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Lawmakers join activists in the push for a Home Care Worker Bill of Rights

A person holding the hand of an older adult.
Matthias Zomer
Lawmakers, advocates and home-care industry veterans are pushing the legislature to create a Home Care Worker Bill of Rights.

Colorado lawmakers joined activists and veterans of the home care industry at the State Capitol on Tuesday to demand more protections for those who provide at-home care.

They want the legislature to create a Home Care Workers Bill of Rights during the upcoming legislative session that would cover nursing assistants, home health aides and personal care aides. The group also announced 50 lawmakers and legislative candidates are now backing the efforts, according to reporting from Colorado Newsline.

Thornton’s Democratic State Senator Faith Winter, spoke in support of additional worker protections. She said this isn’t the first time lawmakers have heard about problems in the home-care industry. They’ve seen low pay and poor conditions, citing wage theft and unfair treatment.

Speakers at the rally also included members of the SIEU Local 143 union, which represents home care workers, and the advocacy group Colorado Care Workers Unite.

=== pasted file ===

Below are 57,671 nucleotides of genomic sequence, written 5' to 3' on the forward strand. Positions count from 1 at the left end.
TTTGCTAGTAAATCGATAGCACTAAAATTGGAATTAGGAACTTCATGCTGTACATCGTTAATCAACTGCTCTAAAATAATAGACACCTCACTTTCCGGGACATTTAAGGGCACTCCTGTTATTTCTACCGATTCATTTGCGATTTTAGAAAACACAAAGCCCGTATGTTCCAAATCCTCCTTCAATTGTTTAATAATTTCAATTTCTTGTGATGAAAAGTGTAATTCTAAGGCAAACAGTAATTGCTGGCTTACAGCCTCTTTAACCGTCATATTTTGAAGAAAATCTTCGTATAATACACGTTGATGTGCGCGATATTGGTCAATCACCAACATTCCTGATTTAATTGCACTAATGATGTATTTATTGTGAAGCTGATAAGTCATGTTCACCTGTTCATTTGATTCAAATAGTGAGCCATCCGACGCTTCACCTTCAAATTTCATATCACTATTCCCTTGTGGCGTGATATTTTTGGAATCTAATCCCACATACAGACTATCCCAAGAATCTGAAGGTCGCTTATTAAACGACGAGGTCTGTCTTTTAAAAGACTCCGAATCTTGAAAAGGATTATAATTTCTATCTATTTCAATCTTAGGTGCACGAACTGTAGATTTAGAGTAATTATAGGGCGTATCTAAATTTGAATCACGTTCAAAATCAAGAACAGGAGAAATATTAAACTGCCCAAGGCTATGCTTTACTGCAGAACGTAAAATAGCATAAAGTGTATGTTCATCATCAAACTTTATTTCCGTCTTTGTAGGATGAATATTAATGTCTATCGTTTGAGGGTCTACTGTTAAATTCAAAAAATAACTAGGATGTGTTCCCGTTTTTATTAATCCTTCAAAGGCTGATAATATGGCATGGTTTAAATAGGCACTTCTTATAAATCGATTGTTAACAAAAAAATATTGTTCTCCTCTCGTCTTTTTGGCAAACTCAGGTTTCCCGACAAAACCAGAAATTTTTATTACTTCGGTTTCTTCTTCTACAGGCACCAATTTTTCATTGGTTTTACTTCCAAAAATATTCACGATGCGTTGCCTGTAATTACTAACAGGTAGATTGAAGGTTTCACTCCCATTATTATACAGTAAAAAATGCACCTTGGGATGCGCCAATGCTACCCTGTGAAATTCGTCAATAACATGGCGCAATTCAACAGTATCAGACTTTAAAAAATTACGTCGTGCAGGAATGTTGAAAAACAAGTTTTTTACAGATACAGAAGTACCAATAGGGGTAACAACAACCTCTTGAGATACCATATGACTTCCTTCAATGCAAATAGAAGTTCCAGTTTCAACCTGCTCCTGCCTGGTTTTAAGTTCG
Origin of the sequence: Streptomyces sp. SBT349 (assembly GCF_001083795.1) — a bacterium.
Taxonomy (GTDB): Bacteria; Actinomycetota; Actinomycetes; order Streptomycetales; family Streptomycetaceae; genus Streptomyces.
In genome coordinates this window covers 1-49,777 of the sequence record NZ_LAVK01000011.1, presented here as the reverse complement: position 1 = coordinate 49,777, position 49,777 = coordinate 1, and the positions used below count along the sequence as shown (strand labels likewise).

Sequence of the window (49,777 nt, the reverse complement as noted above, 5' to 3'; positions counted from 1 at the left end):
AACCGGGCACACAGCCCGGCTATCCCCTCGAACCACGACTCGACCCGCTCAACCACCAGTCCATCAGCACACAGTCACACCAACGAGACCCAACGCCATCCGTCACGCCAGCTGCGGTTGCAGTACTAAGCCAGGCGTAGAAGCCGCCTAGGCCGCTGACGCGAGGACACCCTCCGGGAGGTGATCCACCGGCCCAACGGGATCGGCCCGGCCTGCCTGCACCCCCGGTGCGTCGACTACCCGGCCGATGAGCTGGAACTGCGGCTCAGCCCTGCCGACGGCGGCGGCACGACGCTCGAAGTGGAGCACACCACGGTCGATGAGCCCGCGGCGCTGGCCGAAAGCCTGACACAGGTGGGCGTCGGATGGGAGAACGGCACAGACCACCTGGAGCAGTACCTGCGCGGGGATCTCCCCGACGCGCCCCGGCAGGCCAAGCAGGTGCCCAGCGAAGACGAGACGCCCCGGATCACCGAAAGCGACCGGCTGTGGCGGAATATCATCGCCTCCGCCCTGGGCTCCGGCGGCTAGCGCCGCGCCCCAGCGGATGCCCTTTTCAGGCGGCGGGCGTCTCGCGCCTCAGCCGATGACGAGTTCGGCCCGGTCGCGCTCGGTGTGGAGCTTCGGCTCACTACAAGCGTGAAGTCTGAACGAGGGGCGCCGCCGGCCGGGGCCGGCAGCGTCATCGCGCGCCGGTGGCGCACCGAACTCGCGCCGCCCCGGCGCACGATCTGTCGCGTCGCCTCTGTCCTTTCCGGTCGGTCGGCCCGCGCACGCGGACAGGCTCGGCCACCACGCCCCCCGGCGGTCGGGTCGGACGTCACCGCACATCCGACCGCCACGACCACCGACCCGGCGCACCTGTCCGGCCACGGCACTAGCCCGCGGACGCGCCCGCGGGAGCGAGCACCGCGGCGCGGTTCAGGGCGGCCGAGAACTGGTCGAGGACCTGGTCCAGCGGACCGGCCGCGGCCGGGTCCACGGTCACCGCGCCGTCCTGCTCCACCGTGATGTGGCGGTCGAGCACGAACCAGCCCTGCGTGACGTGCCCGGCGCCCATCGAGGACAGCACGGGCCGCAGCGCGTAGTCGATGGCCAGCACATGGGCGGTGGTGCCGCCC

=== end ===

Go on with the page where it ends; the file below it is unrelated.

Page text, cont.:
Cassandra Matthews is a member of the latter who worked for decades as an at-home caregiver. She says low pay and unsafe conditions drive many people away from the industry and that just this year, 60% of home care workers will leave the industry.

As a result, the state is already facing a shortage of home care workers. Colorado is considered to be the third fastest aging state in the country, and tens of thousands of additional home-care workers will likely be needed in coming years. According to the Colorado Health Institute, 70% of people will receive home care during their lives.

Advocates say a bill of rights would help achieve better wages and working conditions for workers who provide at-home care for people like the elderly or the disabled. Legislation in 2019 raised the minimum wage for those in-home care, but advocates say that was just one step in improving worker welfare.

Originally from Southern California, Lucas spent the last decade living in New York City, which is where he started his journalism career. He's been an NPR junkie for as long as he can remember, but really fell in love with reporting radio news at the Columbia University Graduate School of Journalism, where he received his master's degree. He's reported on a variety of issues, including covering healthcare at the height of the COVID-19 pandemic in New York City.